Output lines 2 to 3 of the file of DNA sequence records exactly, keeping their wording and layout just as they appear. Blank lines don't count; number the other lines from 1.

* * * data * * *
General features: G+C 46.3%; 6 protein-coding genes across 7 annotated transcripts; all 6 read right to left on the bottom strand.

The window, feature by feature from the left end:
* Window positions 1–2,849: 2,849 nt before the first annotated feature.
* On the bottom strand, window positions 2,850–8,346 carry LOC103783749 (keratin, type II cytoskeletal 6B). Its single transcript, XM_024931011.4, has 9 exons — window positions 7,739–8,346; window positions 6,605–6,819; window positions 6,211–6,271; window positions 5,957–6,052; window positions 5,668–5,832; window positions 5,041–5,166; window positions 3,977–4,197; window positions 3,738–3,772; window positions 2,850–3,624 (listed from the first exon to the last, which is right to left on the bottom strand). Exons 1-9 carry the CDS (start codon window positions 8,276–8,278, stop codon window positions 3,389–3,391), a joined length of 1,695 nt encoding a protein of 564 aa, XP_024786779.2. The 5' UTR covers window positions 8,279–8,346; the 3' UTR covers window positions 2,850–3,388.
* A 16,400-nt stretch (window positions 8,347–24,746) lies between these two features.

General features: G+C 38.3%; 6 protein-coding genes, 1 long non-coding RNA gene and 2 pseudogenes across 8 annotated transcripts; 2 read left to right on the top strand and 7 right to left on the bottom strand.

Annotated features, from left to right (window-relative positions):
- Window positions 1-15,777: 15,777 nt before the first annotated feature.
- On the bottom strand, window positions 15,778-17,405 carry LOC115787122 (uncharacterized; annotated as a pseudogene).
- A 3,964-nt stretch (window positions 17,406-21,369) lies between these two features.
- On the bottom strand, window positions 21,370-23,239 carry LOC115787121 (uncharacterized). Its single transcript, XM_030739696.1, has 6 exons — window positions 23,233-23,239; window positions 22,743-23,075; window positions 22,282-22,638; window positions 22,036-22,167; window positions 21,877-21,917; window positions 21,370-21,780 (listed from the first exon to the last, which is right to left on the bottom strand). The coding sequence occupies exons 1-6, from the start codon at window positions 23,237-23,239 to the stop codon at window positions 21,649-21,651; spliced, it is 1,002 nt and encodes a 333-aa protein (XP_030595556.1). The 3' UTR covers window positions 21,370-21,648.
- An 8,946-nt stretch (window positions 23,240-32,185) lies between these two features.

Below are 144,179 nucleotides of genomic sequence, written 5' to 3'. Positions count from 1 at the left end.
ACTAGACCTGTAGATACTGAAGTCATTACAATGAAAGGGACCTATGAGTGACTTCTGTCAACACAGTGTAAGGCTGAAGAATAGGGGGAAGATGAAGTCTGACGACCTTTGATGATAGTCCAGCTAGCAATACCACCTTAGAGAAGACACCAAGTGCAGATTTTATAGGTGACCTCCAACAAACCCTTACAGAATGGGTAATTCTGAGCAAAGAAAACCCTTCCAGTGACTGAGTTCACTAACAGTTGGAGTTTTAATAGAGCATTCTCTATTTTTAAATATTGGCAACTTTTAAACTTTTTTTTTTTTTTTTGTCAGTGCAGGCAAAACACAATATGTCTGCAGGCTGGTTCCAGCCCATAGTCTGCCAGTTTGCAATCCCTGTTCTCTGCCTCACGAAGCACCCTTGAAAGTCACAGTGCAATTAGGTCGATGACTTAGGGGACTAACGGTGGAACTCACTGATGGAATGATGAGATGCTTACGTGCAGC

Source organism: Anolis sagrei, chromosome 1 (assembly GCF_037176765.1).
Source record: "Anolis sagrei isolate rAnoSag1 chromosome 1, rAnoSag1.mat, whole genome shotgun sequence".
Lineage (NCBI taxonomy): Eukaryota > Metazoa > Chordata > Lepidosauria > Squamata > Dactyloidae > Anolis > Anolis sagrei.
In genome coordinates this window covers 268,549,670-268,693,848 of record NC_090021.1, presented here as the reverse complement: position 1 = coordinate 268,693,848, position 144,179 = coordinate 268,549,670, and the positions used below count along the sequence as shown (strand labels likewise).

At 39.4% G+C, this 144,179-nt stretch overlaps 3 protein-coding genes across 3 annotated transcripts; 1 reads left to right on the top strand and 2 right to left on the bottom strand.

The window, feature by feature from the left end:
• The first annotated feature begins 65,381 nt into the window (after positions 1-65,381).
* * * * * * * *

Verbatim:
The window, feature by feature from the left end:
* Window positions 1–2,849: 2,849 nt before the first annotated feature.